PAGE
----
Northern Hemisphere heatwaves could be up to 5°C hotter than previously estimated, according to a new research by Australian scientists, because plants’ response to increased levels of carbon dioxide has been incorrectly assessed.
The paper published in Nature Scientific Reports this week found that the pores on plants that take in carbon dioxide and release water vapour – stomata – will not need to open as much in high carbon dioxide environments, meaning they will also release less water vapour, which provides an evaporative cooling effect.
“There’s less water vapour being lost so you have a net warming effect,” Murdoch University lecturer and lead author Jatin Kala was reported as saying by Fairfax.
“These more detailed results are confronting but they help explain why many climate models have consistently underestimated the increase in the intensity of heatwaves and the rise in maximum temperatures when compared to observations.”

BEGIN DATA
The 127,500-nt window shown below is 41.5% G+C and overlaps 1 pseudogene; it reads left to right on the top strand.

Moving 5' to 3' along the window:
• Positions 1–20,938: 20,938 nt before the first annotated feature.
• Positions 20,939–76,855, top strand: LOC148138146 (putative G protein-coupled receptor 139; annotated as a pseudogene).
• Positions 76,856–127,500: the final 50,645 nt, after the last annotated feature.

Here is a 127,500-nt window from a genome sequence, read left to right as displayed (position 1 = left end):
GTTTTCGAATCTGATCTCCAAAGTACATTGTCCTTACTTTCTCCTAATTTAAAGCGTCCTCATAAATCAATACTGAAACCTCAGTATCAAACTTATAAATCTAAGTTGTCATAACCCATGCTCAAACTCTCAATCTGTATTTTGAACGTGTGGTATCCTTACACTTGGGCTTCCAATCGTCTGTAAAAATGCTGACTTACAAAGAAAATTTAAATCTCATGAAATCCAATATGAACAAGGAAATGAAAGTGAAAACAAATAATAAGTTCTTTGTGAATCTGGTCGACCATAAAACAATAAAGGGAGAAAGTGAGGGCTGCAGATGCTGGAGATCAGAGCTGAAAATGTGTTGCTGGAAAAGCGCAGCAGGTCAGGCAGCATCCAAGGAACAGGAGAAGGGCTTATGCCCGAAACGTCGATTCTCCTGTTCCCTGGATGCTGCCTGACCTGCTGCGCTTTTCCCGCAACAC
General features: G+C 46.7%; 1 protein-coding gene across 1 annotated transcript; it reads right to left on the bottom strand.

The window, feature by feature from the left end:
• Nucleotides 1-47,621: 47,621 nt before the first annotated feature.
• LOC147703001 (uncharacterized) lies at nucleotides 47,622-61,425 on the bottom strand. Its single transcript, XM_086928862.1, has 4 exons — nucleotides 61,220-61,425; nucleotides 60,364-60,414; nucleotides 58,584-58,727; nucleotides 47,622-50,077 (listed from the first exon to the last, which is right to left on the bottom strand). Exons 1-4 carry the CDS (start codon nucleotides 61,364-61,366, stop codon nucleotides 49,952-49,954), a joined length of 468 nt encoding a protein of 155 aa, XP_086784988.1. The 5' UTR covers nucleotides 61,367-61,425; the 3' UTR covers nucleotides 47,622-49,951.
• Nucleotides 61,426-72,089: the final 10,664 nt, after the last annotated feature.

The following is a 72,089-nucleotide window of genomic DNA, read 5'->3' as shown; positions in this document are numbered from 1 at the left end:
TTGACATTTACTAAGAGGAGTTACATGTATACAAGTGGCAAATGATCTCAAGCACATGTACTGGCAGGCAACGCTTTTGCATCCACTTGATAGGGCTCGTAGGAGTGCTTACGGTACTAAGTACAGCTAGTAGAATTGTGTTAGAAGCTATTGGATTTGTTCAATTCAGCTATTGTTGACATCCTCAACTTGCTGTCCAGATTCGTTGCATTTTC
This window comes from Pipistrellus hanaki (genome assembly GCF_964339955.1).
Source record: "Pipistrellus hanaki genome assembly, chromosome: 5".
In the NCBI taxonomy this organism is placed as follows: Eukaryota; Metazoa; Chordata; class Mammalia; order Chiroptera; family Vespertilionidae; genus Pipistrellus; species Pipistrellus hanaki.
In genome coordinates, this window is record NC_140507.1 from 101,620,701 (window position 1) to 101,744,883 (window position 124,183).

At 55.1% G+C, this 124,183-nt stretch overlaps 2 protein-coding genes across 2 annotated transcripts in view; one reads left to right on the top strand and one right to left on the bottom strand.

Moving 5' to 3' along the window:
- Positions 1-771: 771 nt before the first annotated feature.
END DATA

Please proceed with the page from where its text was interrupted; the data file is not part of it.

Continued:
However, the results could not be applied to the Southern Hemipshere, and Dr Kala said they did not have an observation of how Australian plants would respond to rising CO2 levels.
The CSIRO, which is now looking to cut climate modelling staff, developed the model used to conduct the research.
“If the CSIRO was not around to support and maintain this model, none of this work would have happened,” Dr Kala said.